Ileal tissue samples were processed following dehydration, embedding, staining and mounting on the glass according to the Pelicano et al. (2005). Thereafter, well positioned 10 villi and associated 10 crypts were selected for take villus height, villus width, crypt depth and mucosa thickness measurements using NIS-Elements viewer software (Version: 4.20; NIS Elements, Nikon, USA) with the aid of calibrated eyepiece of inverted microscope (eclipse TE2000, Nikon Instrument Inc., Melville, NY 11747-3064, USA).
Completely randomized design was used for analyzed the data in general linear model (GLM) procedure of one-way ANOVA of SPSS software (version 24, Armonk, NY: IBM Corp.). Pen was used as the experiment unit for growth performance and water intake data while individual selected broiler was used as the experiment units for the intestinal ileal architecture and viscera organ weights analysis. Statistical significance was accepted at P<0.05. Turkey multiple range test between means were made when a significant treatment effect was observed.
Growth performance and water intake of broilers fed with three different EWC are shown in the Table 2. Broilers in the LD and HD groups showed higher (P<0.05) ADWI compared to those in the CON group on day 7. Given broilers LD and HD showed similar (P>0.05) ADG, ADFI and FCR compared to those in the CON from hatch to 21 days.
Ileal intestinal architecture of broilers fed with different watery treatments are shown in the Table 3. Broilers consumed HD showed higher (P<0.05) crypt depth presenting those drunk LD and CON on day 21. Therefore, broilers in HD had lower (P<0.05) villus height:crypt depth ratio compared to broilers received CON on day 21. No difference (P>0.05) was observed in ileal villus height, villus width and total mucosa thickness of broilers fed 3 different watery treatments on day 21.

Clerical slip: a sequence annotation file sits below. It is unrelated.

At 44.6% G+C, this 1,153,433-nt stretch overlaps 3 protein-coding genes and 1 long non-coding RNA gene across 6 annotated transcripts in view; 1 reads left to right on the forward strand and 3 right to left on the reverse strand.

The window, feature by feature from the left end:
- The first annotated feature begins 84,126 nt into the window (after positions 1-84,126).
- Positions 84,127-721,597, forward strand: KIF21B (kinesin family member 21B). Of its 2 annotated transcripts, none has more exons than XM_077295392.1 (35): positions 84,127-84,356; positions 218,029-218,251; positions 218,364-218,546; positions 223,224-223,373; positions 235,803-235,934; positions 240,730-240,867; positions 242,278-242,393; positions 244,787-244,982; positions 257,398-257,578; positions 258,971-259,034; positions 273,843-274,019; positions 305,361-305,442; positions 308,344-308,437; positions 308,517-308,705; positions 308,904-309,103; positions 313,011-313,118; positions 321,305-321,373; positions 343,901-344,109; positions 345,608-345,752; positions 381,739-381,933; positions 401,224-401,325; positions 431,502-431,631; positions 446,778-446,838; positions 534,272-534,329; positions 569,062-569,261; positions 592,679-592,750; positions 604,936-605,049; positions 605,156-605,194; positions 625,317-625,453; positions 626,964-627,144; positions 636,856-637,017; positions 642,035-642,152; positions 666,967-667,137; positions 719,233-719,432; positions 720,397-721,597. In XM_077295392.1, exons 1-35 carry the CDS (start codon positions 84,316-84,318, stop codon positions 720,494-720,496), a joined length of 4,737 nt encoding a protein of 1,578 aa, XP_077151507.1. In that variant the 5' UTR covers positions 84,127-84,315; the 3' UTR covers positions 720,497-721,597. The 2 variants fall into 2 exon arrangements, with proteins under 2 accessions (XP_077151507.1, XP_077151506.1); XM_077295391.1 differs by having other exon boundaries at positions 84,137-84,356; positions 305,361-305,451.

Relative weights of the liver, spleen and pancreas did not affect (P>0.05) by the EWC treatments on day 21 (Table 4).
Previous studies demonstrated that broilers fed a diet supplemented with EWC improved their growth and relevant intestinal functions including its morphology, digestibility and absorption in starter and grower phases (Zhu, 2013; Rattanawut and Yamauchi, 2015). Abovementioned studies regarding EWC had mainly used it as an acidifying and antioxidant agents by reasons of present of organic acids and phenolic compounds, respectively (Watarai and Tana, 2005; Rattanawut and Yamauchi, 2015). Organic acids maintain the low pH of gastric contents that helps to suppress pathogenic microorganism and to increase protein digestion in broilers (Abdo, 2004; Wolfenden et al., 2007). Wang et al. (2008) mentioned that presence of phenolic compounds helps to reduce substrates that increase oxidative stress in Hubbard and Shiqizha broilers on day 21. However, there were few studies investigated that drinking water added EWC on growth performance and intestinal ileal architecture of broilers in starter phase (Yamauchi et al., 2014). Interestingly, drinking water acidification using organic acid is another implementation in broiler industry used for improving growth performance (Aclkgoz et al., 2011). Therefore, current study was designed to investigate the effect of organic acids and phenolic compounds in EWC on broilers growth performance, ileal intestinal architecture and viscera organ weights.